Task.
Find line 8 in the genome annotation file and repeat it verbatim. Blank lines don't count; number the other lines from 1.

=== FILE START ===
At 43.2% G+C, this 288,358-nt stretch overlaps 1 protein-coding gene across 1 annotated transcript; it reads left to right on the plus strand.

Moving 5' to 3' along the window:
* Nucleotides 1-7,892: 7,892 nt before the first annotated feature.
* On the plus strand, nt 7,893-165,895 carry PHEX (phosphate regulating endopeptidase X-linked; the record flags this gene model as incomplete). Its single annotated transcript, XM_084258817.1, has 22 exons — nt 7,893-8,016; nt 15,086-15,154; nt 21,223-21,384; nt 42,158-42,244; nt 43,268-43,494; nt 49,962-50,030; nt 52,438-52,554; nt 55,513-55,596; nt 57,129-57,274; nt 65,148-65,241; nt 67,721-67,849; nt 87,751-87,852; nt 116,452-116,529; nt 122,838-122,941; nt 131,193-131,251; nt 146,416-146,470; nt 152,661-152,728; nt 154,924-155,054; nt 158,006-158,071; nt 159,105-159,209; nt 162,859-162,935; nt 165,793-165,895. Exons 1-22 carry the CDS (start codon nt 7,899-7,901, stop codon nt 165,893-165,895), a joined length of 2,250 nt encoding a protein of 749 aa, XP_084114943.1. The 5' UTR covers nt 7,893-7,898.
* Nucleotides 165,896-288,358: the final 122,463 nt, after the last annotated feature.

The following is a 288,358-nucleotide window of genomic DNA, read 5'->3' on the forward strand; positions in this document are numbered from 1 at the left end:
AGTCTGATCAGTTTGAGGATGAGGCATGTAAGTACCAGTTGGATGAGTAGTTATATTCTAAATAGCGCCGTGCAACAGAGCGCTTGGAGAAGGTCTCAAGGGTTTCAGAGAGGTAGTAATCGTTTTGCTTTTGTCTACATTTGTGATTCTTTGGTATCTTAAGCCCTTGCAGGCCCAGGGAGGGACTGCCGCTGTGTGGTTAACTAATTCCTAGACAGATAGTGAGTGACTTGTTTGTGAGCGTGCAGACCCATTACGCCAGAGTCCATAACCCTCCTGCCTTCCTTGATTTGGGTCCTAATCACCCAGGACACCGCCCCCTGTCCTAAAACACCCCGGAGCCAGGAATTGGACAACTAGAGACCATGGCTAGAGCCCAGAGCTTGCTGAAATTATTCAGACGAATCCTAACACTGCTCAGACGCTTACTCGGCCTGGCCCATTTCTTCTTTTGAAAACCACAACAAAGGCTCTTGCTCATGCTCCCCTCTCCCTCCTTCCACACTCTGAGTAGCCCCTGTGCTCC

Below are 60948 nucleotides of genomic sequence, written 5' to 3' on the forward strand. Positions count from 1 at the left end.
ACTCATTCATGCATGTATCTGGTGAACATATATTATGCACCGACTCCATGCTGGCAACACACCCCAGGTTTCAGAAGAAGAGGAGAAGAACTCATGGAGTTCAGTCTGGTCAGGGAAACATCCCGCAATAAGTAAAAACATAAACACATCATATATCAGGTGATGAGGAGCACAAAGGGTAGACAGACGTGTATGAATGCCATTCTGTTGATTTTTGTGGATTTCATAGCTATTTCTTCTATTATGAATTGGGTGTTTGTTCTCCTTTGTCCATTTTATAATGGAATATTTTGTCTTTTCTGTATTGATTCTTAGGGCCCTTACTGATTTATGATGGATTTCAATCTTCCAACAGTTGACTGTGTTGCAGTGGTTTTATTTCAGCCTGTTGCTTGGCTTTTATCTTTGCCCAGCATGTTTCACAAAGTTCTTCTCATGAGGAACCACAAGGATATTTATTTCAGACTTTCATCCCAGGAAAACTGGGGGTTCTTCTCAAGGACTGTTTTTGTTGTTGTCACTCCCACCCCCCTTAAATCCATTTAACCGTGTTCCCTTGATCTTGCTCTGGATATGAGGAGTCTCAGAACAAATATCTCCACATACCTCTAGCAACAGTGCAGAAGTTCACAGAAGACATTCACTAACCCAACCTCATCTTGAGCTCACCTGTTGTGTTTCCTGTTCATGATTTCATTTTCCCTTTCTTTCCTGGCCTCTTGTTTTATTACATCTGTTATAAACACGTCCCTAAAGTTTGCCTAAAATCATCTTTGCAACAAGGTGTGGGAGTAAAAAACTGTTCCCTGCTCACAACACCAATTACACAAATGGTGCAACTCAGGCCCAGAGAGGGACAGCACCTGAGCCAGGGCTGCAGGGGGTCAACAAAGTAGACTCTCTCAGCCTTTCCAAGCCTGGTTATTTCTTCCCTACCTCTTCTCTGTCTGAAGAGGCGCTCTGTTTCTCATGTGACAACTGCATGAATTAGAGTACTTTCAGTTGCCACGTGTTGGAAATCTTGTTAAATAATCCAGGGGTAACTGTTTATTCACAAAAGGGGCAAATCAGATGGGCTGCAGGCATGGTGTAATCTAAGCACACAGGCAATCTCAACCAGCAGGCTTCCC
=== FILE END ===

Below are 60948 nucleotides of genomic sequence, written 5' to 3' on the forward strand. Positions count from 1 at the left end.